You may have a health condition and are being encouraged to make changes to your lifestyle. This might be changes to things like eating, exercise, stress, sleep, or countless other things. Perhaps, you are wishing to avoid developing a health condition and want to make some changes to your lifestyle to eat healthier or be more active. Maybe you are suffering from mental health stressors and want to change how to cope with these struggles.

No matter who you are, you are not alone. Most of “us” are working on some type of change. You have probably realized this isn’t a smooth journey. We make plans that never get started. We make plans that start and stop, then re-start. Sometimes those plans don’t re-start and we have to go back to the beginning.  Throughout this process, you have probably realized that some changes are really, really hard. Some changes are easier than others, but most of the time, change is uncomfortable.

The path to change has many steps. There are 6 stages of change, and you can enter and exit at any point along the journey. Let’s use an example goal of increasing your daily walking to show how the stages of change work, and then, how we can set some goals for change when we are ready.

Stage What that means What’s helpful now
Precontemplation You are not interested in walking more. Think about the reasons you are not interested. Read about benefits of walking.
Contemplation You are thinking about walking more, but no plans to do this anytime soon. “I know, I should walk more, but…” Think about what’s good about not changing, but also what might be good if you did.

Also think about what is stopping you from walking more.

Preparation You are ready to walk more, and want to get started very soon. Think about what will help you with walking more (find a friend, find a route you like, get the right shoes). Come up with solutions to any problems you can predict (What if it rains? What if my friend can’t join me?)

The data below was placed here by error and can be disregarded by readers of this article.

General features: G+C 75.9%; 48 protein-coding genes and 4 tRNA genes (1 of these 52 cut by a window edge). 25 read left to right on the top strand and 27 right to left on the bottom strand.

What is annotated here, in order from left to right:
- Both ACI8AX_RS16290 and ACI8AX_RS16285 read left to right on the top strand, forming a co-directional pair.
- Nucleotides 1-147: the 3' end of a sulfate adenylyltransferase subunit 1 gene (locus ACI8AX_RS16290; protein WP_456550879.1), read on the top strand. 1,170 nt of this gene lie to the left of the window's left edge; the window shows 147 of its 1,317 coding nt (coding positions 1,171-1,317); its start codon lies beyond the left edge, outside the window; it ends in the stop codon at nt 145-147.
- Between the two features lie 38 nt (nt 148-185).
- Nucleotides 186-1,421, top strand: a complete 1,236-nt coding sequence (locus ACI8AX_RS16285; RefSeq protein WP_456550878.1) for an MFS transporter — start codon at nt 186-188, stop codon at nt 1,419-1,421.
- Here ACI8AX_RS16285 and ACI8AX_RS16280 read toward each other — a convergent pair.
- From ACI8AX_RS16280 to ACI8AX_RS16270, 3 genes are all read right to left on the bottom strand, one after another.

Action You have been walking more, but it has been less than 6 months since you started. Remind yourself of the reasons why you are more active and what the benefits have been.

Continue to problem solve for any problems you can predict.

Maintenance It has been at least 6 months and you have been consistent with walking more. Be positive and praise yourself for it! Remind yourself why to continue.
Relapse Something happened and you are not walking at all as you were. It’s ok. Often the reason we stop, is because it has happened for the same reason before. For example, we didn’t keep up our walking in the winter. Learn from this. Do you want to change that? What are some solutions if this happened again? Re-start when YOU are ready.

All this is great information, but what do you do once you have decided to make a change?

Change is more likely to happen if you set goals and have a plan to reach them. Make your goals SMART. Specific, Measurable, Achievable, Realistic and Time Based.

Here’s an example, again using walking.

  1. Set a veryspecific goal. For example: I will increase my walking by including 10 minutes every day.
  2. Find a way to measure progress. For example, I will keep track of my walking each day on my calendar.
  3. Make sure it’s achievable. For example, don’t set a goal of 30 minutes if you’re not walking at all right now. If you can’t safely or reasonably accomplish your goal, set a smaller, achievable one.
  4. Make sure it’s realistic. It may seem wrong, but choosing the change you most need to make — let’s say, quitting smoking or eating vegetables — isn’t as successful as choosing the change you’re most confident you’ll be able to make.
  5. Set time commitments. Pick a date and time to start. For example, Wednesday I will start by walking for 10 minutes on my lunch break. Pick regular check-in dates: I’ll check my log every week and decide if I should make any changes in my routine. If I am not meeting my goals, I should set a different one.

 

A few final tips: Having some support can go a long way to help you stick with change. Ask a friend, family member, work friend or a trusted health care provider to support you. Be kind to yourself. No one is perfect. Care for yourself, and get started again.

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